The Population And Economy Of Sulphur

Sulphur has a population of 5,139 inhabitants, with a population density of 283.94 persons per sq. km. The median household income is $65,190, with a gross monthly rent of $690. The average age of a resident is 36.8 years old. On the cost of living index, Sulphur rates at 74.8, whereas the state of Oklahoma is 83.7, which means healthcare and groceries cost more than the state. Yet, 20.93% of residents live below the poverty line.

Sulphur has an unemployment rate of 4.4%, whereas the US average is 6.0%. The most significant economic sectors are healthcare and social assistance accounting for 13.6%, food and accommodations at 12.6%, and retail trade at 11.7%. Mining is still a prevalent industry, contributing 7.6% overall to the economy, unlike the US average of 0.6%. Although there are some gravel pits and limestone mines around Sulphur, views on this industry are shifting. The Arbuckle-Simpson aquifer is considered a sensitive water resource that can only be replenished through rainwater, with water only able to flow out of it. The mines nearby use the water from the streams and lakes, thus adding pressure on the aquifer, which is also used by Murray County residents. This is why thoughts on mining in Sulphur are evolving.

Attractions In Sulphur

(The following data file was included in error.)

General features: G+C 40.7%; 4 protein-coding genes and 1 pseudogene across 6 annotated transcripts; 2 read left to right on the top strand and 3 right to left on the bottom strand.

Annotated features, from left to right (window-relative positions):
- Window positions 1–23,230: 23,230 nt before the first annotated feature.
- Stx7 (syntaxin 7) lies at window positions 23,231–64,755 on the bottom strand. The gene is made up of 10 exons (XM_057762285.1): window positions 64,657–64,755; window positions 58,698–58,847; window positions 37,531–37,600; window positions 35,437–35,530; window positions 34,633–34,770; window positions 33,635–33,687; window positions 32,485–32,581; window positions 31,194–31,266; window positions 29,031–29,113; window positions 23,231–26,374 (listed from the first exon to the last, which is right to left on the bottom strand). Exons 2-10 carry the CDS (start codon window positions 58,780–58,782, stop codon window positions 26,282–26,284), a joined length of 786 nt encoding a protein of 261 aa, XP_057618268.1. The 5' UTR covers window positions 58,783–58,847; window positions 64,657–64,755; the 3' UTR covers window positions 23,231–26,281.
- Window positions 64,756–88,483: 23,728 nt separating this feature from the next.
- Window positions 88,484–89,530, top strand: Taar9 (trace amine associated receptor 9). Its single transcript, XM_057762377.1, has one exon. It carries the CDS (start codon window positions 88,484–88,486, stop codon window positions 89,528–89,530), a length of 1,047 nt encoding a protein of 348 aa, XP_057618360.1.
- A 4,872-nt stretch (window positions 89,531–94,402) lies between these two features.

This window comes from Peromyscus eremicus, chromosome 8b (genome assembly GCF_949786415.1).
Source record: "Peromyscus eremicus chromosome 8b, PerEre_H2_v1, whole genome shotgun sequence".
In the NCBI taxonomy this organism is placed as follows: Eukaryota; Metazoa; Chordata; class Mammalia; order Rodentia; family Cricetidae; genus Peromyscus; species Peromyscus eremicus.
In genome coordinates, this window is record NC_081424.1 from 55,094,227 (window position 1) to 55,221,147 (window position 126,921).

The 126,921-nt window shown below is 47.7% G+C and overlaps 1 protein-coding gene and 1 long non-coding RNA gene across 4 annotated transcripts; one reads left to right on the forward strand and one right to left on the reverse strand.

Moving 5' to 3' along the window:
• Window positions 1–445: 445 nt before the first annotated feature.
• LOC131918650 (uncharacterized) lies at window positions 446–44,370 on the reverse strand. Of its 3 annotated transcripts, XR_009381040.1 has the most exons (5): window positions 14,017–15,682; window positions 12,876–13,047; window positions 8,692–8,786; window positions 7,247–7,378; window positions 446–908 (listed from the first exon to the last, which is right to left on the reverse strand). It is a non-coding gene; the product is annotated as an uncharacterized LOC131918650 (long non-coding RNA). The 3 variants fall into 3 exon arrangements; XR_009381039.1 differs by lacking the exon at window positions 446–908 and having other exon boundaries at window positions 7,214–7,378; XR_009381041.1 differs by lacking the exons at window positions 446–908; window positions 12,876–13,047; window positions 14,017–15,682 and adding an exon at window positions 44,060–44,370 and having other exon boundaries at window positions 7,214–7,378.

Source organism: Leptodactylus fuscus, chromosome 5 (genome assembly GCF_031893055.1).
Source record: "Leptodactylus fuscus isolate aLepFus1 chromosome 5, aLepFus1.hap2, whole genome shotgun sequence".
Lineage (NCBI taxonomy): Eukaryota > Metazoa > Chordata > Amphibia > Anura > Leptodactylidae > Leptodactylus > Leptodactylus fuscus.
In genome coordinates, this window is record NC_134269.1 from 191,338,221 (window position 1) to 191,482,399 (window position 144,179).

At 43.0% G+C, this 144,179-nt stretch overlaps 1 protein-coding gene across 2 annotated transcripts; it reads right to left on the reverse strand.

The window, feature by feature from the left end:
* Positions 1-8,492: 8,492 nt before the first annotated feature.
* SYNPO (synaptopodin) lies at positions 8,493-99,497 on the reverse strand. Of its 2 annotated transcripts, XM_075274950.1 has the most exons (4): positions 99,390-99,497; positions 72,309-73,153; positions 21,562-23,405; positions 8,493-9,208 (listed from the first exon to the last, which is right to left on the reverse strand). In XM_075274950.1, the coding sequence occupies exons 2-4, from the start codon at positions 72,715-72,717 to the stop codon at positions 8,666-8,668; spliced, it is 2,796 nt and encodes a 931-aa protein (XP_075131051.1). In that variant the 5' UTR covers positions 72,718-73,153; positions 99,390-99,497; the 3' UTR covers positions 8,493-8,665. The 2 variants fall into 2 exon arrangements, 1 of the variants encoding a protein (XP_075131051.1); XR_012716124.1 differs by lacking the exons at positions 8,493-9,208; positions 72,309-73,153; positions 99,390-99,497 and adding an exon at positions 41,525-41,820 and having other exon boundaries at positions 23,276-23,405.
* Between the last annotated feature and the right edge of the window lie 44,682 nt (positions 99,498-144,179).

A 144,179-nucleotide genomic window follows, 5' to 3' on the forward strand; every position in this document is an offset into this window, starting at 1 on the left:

Chickasaw National Recreation Area

Waterfall at the Chickasaw National Recreation Area in Sulphur, Oklahoma
Waterfall at the Chickasaw National Recreation Area in Sulphur, Oklahoma. 

A conservation area of the Arbuckle foothills, the main attraction is the 4,002 hectares of Chickasaw National Recreation Area, which is everything to do with water from waterfalls, springs, and the largest body of water in the park - Lake of the Arbuckles. Here, visitors can camp, hike, mountain bike, fish, boat, canoe, kayak, stargaze, and hunt. The park has many hiking trails, including the aforementioned Travertine Trail. However, there are more notable hikes within the confines of the recreation area.

Buffalo Pasture Loop

The Buffalo Pasture Loop features buffalo in its natural habitat. Pets are allowed as long as they are on a leash, and the easy gravel walk can be accessed from many trailheads. There are opportunities to see the large creatures along the trail, including the Buffalo Trail and Viewpoint. The trail also heads to scenic Bromide Hill and loops around a ranger station.

Little Niagara Falls

Sunny view of the Little Niagara Falls of the Chickasaw National Recreation Area at Oklahoma
Sunny view of the Little Niagara Falls of the Chickasaw National Recreation Area in Oklahoma. 

Little Niagara Falls is a natural waterfall found within the former Platt National Park. This area still features many of the rustic infrastructures that date back to World War II

With roots enshrined in nature, Sulphur showcases how people live symbiotically with nature through conservation and appreciation for the land. The sulphur springs that attracted curious visitors still rise from the ground, and the healing mud that people slathered themselves in to cure ailments is still present today. With famous guests and a historic hotel that stands at its center, the allure as a sunny tourist destination remains.